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ATEL # 1503; Thomas J Maccarone, Rob Fender (Southampton), Rob Beswick, Simon Garrington, Ralph Spencer, Tom Muxlow, Peter Thomasson (Manchester)
on 2 May 2008; 10:50 UT
Password Certification: Tom Maccarone (email@example.com)
Subjects: Radio, Optical, X-ray, Globular Clusters, Nova, Transients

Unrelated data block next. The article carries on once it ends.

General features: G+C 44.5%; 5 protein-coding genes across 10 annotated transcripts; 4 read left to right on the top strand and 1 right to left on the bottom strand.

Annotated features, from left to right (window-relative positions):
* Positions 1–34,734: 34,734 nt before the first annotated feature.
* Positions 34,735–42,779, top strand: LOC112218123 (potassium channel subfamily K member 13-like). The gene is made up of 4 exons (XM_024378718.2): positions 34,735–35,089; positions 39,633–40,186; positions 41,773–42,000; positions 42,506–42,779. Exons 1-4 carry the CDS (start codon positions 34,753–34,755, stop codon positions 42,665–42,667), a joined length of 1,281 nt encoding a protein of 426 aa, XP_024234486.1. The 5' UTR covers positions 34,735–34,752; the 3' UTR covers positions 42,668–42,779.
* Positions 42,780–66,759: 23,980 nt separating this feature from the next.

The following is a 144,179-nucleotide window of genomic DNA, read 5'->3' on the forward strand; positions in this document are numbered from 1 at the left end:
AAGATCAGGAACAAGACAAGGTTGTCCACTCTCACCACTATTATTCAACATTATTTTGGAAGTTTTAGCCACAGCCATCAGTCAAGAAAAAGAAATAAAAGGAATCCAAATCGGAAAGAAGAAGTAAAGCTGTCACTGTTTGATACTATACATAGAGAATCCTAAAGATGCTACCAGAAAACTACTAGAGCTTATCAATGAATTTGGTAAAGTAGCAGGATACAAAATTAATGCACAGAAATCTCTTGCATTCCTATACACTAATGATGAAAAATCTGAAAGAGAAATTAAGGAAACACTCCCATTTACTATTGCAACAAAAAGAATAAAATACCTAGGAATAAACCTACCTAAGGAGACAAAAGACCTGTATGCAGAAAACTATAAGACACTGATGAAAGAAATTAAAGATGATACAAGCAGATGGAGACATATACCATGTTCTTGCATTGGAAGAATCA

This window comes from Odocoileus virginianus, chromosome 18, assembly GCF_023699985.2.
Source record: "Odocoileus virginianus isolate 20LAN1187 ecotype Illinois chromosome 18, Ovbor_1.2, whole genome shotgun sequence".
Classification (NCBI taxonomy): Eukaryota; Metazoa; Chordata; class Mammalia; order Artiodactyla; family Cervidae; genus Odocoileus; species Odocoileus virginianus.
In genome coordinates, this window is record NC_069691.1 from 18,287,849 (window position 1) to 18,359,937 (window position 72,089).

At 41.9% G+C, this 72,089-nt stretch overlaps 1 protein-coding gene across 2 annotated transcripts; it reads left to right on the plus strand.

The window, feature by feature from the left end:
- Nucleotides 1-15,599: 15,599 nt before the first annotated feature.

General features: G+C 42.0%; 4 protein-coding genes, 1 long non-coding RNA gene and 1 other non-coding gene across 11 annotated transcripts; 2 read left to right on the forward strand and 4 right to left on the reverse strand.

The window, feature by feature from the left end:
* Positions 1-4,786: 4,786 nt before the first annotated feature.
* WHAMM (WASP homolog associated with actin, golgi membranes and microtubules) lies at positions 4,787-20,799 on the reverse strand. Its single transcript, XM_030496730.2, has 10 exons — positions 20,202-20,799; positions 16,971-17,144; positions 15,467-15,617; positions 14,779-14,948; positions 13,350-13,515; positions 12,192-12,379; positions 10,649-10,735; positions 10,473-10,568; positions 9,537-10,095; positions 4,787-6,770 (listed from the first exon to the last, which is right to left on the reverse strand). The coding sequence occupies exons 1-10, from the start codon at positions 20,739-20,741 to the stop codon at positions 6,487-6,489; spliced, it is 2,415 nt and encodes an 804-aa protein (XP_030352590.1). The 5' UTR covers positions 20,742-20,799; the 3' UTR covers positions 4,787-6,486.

Swift observed the recent optical transient (ATel #1501) in M82 for 4900 sec and made no detection of X-rays from the source. The upper limit corresponds to approximately 2*10^-3 cts/sec (99% confidence level), which corresponds to a .1-10 keV X-ray luminosity of 1.5 * 10^38 ergs/sec for a 1 keV blackbody spectrum or for a Gamma=1.7 power law, assuming the foreground absoprtion of 5*10^20 cm^-3. The flux limit is only very weakly dependent on absorption below 10^22 cm^-3 (in which case the optical transient would like have been heavily extincted). If the transient truly is located in M82 (i.e. if it is neither a foreground nor background source), then the two most likely explanations of its M_V of approximately -7.5 are that it is a classical nova or it is a long orbital period black hole X-ray binary. Black hole X-ray binaries in outburst should have X-ray luminosities at least as large as their optical luminosities, and the outburst decays of the long orbital period black hole X-ray binaries which could be bright enough to produce the observed optical luminosity tend to be slow. For a 1 keV blackbody, an X-ray source of 3*10^38 ergs/sec -- the bare minimum expected from a black hole X-ray binary at this optical luminosity --would have been expected to produce 15 counts with Swift in these observations, so the non-detection rules this out possibility. A classical nova origin remains plausible. Hard X-ray emission from novae generally peaks at ~10^35 ergs/sec or less (Mukai, Orio & Della Valle 2008). About 20% of novae have been found to show supersoft phases (L_X ~ 10^36-38 ergs/sec, T~2*10^5-10^6 K). The brightest and hottest of these could have been detected with these Swift data, provided that the foreground absorption column to the source is dominated by the Galactic column, but it is worth noting that the supersoft phase is not generally seen at the very beginning of the nova explosion, and can last for years afterwards. Additional soft X-ray observations of this source over the next 6-12 months should help determine whether this source is a nova with a supersoft phase. Additional observations of this source are encouraged, especially given the point raised in ATel #1501 that it may be located in a globular cluster. We note also that MERLIN observations were made late yesterday, but the analysis of these data is not yet complete.